People v. Bullock




Michigan Supreme Court

Citation and Year

485 N.W.2d 866 (1992)

Constitutional Provision or State Statute

MICH. CONST. ART. I, § 16 (“cruel or unusual punishment shall not be inflicted”)

Nature of Case

In 1991, the U.S. Supreme Court in Harmelin v. Michigan held that the 8th Amendment prohibits only prison terms that are “grossly disproportionate” to the offense, and upheld a Michigan statute that imposed a mandatory sentence of life without parole for possessing 650 grams of cocaine. In Bullock, the Michigan Supreme Court assessed the same sentencing statute under its state constitution’s antipunishment clause, which bars “cruel or unusual” punishments.


Michigan’s constitution provides broader protections against excessive prison terms than does the 8th Amendment, and a mandatory penalty of life without parole for possessing 650 grams of cocaine violated the Michigan constitution’s “cruel or unusual” punishment prohibition.


The Michigan Court interpreted the state constitution’s prohibition of cruel or unusual punishment more broadly than the 8th Amendment based primarily on (1) the textual difference between the U.S. Constitution’s prohibition of “cruel and unusual” punishment and the state constitution’s prohibition of “cruel or unusual” punishment, noting that “‘significant textual difference [ ] between parallel provisions of the state and federal constitutions’ may constitute a ‘compelling reason’ for a different and broader interpretation of the state provision”; and (2) state history, including that the legal meaning of “cruel” and “unusual” had changed between the 1791 ratification of the 8th Amendment and the 1963 adoption of Art. 1 § 16 to the Michigan Constitution: “[By] 1963 [‘cruel’ and ‘unusual’] had been interpreted and understood by the United States Supreme Court and by this Court for more than half a century to include a prohibition on grossly disproportionate sentences.”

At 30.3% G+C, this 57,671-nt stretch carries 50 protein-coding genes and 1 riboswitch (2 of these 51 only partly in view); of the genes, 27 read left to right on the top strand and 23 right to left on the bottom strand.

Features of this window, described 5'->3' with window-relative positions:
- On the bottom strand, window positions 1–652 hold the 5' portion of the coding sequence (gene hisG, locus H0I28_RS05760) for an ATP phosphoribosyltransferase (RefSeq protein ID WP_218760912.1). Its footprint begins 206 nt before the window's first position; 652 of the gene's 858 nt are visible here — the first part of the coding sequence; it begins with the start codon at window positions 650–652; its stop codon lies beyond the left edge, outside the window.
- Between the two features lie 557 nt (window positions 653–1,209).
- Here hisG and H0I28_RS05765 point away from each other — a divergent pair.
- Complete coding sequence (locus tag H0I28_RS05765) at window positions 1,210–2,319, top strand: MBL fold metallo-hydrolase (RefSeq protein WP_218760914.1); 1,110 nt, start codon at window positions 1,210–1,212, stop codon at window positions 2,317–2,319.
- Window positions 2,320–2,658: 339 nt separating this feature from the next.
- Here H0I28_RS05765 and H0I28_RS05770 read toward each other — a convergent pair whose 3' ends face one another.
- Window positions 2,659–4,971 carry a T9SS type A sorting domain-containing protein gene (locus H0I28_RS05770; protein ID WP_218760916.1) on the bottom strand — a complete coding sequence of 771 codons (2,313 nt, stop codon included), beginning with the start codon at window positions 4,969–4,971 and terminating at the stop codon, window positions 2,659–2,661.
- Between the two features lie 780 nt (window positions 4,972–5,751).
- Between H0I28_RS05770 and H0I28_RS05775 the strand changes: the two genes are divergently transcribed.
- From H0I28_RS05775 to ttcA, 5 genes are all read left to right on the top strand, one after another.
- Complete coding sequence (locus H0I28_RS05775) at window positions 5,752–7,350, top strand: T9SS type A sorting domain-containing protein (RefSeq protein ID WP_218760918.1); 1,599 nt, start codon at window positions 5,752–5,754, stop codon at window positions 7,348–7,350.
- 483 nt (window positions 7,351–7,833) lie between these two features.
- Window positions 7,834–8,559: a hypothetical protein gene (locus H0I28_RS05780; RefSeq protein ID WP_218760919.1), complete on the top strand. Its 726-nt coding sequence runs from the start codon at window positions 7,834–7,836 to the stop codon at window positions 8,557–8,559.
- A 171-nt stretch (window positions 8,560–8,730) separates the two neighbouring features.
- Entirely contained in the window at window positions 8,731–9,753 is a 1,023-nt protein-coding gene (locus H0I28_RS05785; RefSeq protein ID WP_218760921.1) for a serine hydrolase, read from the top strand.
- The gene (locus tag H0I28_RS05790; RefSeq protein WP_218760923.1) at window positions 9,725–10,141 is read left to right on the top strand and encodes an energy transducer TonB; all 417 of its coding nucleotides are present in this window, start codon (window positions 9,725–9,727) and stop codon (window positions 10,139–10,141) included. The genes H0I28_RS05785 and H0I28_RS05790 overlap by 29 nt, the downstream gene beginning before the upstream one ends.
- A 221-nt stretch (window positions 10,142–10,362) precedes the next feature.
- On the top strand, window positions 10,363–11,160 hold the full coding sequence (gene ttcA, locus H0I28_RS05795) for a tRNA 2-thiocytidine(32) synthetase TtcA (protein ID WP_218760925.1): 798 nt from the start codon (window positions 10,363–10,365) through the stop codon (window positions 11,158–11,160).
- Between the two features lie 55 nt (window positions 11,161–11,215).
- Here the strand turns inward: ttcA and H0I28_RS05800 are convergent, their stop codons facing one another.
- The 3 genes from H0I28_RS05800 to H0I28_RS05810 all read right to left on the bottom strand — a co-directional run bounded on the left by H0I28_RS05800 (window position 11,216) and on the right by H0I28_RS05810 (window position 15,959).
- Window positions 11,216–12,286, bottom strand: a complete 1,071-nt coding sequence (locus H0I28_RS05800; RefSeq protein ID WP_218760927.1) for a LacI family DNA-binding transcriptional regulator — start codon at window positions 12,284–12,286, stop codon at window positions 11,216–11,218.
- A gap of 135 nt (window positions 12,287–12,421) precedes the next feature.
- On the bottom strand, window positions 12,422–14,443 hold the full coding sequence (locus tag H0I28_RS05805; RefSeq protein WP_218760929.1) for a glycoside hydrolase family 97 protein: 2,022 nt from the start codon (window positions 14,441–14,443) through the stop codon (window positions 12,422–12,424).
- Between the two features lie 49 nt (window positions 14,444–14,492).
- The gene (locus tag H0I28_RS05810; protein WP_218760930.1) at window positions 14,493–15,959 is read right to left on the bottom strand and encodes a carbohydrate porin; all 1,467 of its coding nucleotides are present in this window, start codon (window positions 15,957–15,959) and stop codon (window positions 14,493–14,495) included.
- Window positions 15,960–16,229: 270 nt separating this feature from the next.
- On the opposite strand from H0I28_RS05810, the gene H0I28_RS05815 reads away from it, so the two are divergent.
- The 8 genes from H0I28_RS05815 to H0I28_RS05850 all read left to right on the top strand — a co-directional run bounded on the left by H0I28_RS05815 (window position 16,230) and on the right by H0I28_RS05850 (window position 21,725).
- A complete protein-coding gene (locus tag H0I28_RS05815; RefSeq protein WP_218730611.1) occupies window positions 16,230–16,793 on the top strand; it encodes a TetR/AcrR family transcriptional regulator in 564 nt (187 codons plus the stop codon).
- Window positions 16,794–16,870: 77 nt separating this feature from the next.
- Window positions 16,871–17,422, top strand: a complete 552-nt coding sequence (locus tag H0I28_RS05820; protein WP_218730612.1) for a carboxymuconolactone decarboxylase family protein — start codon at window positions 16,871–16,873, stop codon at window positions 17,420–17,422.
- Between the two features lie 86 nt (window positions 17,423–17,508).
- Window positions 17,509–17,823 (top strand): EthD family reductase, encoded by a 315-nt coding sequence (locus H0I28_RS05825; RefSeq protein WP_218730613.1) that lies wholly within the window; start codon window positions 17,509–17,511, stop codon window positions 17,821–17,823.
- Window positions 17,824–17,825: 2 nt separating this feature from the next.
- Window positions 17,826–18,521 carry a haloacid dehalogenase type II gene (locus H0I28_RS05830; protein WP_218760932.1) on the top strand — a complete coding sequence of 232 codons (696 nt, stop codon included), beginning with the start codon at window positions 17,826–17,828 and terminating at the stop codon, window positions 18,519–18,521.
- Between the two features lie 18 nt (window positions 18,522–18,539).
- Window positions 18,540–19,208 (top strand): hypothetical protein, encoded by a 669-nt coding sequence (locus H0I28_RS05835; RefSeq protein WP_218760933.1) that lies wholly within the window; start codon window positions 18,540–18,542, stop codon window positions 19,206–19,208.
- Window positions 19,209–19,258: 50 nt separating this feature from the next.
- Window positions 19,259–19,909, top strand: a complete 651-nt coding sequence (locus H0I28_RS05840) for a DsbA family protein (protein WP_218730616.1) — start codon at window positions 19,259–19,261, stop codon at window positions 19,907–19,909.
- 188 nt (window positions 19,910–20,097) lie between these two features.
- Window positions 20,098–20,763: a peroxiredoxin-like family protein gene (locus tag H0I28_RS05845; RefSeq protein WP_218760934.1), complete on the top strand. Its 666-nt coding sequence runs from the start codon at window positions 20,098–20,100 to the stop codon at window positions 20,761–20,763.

In finding that Bullock’s LWOP sentence violated the Michigan Constitution, the court applied its four-pronged test to analyze the proportionality of a sentence under the state constitution: (1) the gravity of the offense and the harshness of the penalty; (2) the sentences imposed for similar offenses in the jurisdiction; (3) the sentences imposed for the same offense in other jurisdictions; and (4) the goal of rehabilitation, which is “rooted in Michigan’s legal traditions.” In this case, the court said that holding people personally and morally responsible for the downstream consequences of drug possession is “profoundly unfair.” In considering the second proportionally prong, the court noted that “[t]he defendants in this case have been punished more severely than they could have been for second-degree murder, rape, mutilation, armed robbery, or other exceptionally grave and violent crimes.” Finally, the court noted that no other state imposed a penalty even remotely as severe as Michigan for the mere possession of 650 grams or more of cocaine.